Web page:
Danny Breslin

How it is…

The Last Post

No, don’t panic, the title doesn’t mean that this is the last you’ll be hearing of Danny Breslin, I’ve got far too much to moan about to just let it go like that. The Last Post I am referring to is the ceremony that takes place every evening at 8 o’clock at the Menin Gate in Ieper (that’s a capital ‘i’ by the way, it doesn’t say LEPER!), a place more familiar to some of you as Ypres. So now we leave Croisilles and head north, ever north.

We drove towards Belgium, a country I have had a great affection for that has lasted many years. I had offered to take my turn at the wheel, an offer that was turned down by a loud “NO!” Neil tried to be diplomatic by saying that he hadn’t put me on the insurance, but the real reason was that Teresa has been terrified of my driving since many years ago I took her old Mini around a traffic island on half the wheels the manufacturers intended to be touching the road. I don’t know what her problem is, the car didn’t roll. I get where I need to go safely, just a little sooner than she would. There was no way I would be allowed to drive the hire car so the chances of me getting my hands on the steering wheel of her BMW are very remote indeed, even though I have offered to show her what it can actually do. Some people eh?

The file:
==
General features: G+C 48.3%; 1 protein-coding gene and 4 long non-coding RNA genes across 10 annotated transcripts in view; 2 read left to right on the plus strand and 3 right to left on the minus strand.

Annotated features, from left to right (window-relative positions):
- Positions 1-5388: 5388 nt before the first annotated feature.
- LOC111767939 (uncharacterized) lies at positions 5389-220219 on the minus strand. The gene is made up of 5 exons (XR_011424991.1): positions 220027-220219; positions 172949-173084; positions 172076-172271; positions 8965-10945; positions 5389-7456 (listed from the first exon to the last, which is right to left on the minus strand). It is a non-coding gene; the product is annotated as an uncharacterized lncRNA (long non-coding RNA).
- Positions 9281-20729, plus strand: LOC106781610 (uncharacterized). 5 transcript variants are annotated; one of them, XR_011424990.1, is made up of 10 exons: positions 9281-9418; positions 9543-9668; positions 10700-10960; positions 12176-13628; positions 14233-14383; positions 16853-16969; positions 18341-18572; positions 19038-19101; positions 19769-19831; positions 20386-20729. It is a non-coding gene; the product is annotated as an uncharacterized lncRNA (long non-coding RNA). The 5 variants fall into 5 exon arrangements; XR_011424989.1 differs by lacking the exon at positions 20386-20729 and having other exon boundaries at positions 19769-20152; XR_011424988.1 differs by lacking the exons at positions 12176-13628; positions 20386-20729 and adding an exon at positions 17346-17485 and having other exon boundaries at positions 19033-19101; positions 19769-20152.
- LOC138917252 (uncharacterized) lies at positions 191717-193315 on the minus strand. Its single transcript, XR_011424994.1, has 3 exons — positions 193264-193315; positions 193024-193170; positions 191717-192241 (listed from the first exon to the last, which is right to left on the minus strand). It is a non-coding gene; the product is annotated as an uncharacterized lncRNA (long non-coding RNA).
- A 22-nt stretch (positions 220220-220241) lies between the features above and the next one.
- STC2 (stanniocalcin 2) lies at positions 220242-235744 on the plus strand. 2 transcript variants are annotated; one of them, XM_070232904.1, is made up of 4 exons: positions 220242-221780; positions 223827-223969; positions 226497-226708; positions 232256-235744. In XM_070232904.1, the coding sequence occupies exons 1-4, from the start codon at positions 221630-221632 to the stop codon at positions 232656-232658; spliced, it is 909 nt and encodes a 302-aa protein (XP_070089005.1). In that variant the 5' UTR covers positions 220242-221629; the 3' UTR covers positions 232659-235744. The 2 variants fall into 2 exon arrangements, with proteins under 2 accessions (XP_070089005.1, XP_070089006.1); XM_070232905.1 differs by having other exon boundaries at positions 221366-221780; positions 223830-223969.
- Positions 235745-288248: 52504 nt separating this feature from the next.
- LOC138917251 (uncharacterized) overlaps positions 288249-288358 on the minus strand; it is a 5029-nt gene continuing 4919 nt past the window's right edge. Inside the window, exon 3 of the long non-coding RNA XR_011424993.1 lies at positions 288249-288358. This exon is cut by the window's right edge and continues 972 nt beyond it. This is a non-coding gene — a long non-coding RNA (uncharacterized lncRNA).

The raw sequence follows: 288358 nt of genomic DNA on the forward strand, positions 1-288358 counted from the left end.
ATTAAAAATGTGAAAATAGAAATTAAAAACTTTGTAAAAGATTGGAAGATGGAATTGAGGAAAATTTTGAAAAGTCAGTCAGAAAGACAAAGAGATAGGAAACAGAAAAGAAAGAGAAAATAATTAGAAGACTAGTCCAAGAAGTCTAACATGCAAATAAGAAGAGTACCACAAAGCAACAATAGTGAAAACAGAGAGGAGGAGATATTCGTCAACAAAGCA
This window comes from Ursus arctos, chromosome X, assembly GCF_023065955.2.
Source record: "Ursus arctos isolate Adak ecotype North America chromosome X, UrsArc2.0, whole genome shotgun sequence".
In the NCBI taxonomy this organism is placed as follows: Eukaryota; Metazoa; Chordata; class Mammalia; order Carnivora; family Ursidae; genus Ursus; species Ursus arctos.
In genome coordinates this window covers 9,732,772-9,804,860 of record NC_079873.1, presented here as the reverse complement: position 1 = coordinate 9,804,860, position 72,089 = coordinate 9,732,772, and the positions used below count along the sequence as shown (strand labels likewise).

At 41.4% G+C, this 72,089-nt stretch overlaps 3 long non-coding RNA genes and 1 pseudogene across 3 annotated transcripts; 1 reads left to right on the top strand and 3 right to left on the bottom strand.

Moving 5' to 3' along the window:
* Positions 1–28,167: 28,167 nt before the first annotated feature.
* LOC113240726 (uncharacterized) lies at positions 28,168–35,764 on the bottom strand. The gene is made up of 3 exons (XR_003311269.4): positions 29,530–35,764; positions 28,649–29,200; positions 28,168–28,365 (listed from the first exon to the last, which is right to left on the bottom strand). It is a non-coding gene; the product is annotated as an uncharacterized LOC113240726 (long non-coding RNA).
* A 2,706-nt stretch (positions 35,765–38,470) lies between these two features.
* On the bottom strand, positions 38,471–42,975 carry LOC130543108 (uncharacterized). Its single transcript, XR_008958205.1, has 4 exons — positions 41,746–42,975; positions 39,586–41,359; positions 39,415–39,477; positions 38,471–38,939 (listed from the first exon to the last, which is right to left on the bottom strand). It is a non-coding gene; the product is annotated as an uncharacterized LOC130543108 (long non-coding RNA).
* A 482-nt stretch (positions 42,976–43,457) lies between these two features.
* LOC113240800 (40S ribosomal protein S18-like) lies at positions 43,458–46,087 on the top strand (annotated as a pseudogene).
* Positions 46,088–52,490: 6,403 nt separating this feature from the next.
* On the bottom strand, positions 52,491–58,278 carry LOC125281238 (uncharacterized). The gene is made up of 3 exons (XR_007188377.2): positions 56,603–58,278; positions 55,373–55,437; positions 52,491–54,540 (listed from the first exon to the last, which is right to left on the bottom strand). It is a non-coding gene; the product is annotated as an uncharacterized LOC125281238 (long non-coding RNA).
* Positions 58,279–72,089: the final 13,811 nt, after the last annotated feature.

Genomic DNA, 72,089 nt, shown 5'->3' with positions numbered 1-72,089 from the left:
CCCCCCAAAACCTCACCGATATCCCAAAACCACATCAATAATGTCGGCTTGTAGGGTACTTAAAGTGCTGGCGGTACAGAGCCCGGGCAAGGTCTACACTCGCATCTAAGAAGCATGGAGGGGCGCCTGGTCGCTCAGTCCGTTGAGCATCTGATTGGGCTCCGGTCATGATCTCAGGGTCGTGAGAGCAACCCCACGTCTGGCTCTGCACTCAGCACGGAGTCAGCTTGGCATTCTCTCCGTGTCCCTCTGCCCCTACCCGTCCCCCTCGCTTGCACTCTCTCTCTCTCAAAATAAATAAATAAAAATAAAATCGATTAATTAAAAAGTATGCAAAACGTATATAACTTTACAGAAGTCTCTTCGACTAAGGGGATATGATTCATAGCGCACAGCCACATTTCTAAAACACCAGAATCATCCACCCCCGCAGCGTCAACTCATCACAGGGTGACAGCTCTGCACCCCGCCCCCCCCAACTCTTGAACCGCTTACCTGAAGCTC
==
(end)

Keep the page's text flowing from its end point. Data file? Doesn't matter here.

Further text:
I sat in the back watching the French countryside roll past. I spent the time reflecting on what I had felt in the military cemetery, I didn’t want to discuss it with the others because I struggle to voice my feelings; I can write it, I just can’t say it. If they wanted to talk to me about it then that’s fine, I can listen and empathise, but I can’t do emotion, I won’t do emotion.

We reached the border and carried on through, I remember the time being held up at that border on the way back into France for about two hours while they searched the coach for contraband. Another story for another day. Border controls in Europe aren’t what they were so there was no stopping. I told Teresa you could always tell when you had gone from France into Belgium because the cows faced the other direction. She asked me what I meant by the other direction then told me to shut up because she realised I was being a git.

We reached Ieper and got our first sight of the Menin Gate, standing at the starting point of a main road that the Allies used on their way to the front. It was easy to find our hotel, the Novotel Ieper Centrum, it was just off the town square. We dumped our stuff and headed into the square to get something to eat. There was a cafe there with tables outside so we sat and ordered some food and watched the world go by for an hour. I love Ieper, it has a resilience to it, a backbone. Twice it has been flattened and yet phoenix-like it has been rebuilt again and still stands proud and defiant. The superb architecture, lovingly reproduced, is stunning.

Ieper town square

As you can tell I’m no photographer, this photo is probably the best of a bad bunch, but I hope this gives you some idea.

The others headed into the museum in the square and I went off to do my own thing which mostly consisted of getting my head down for an hour. I think the exertions of actually feeling emotion, and struggling to hide it, took alot out of me. It’s not easy being British you know!